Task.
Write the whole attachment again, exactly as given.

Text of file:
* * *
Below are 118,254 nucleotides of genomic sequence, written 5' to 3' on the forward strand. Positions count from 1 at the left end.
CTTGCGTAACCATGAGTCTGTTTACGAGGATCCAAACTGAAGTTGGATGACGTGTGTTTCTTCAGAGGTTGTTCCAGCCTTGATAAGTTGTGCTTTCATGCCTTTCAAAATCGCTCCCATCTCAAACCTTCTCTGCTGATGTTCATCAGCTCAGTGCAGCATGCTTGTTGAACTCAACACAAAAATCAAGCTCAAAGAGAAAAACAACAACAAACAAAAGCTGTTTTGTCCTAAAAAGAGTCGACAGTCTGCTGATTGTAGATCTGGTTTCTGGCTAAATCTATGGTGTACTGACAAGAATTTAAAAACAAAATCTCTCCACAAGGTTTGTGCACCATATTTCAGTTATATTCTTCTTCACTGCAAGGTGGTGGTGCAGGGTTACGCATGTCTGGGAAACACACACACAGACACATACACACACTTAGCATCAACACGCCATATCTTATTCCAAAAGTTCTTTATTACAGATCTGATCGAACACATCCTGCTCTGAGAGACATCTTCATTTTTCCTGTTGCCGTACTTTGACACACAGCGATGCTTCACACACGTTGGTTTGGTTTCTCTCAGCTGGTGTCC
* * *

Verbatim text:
Below are 118,254 nucleotides of genomic sequence, written 5' to 3' on the forward strand. Positions count from 1 at the left end.
CTTGCGTAACCATGAGTCTGTTTACGAGGATCCAAACTGAAGTTGGATGACGTGTGTTTCTTCAGAGGTTGTTCCAGCCTTGATAAGTTGTGCTTTCATGCCTTTCAAAATCGCTCCCATCTCAAACCTTCTCTGCTGATGTTCATCAGCTCAGTGCAGCATGCTTGTTGAACTCAACACAAAAATCAAGCTCAAAGAGAAAAACAACAACAAACAAAAGCTGTTTTGTCCTAAAAAGAGTCGACAGTCTGCTGATTGTAGATCTGGTTTCTGGCTAAATCTATGGTGTACTGACAAGAATTTAAAAACAAAATCTCTCCACAAGGTTTGTGCACCATATTTCAGTTATATTCTTCTTCACTGCAAGGTGGTGGTGCAGGGTTACGCATGTCTGGGAAACACACACACAGACACATACACACACTTAGCATCAACACGCCATATCTTATTCCAAAAGTTCTTTATTACAGATCTGATCGAACACATCCTGCTCTGAGAGACATCTTCATTTTTCCTGTTGCCGTACTTTGACACACAGCGATGCTTCACACACGTTGGTTTGGTTTCTCTCAGCTGGTGTCC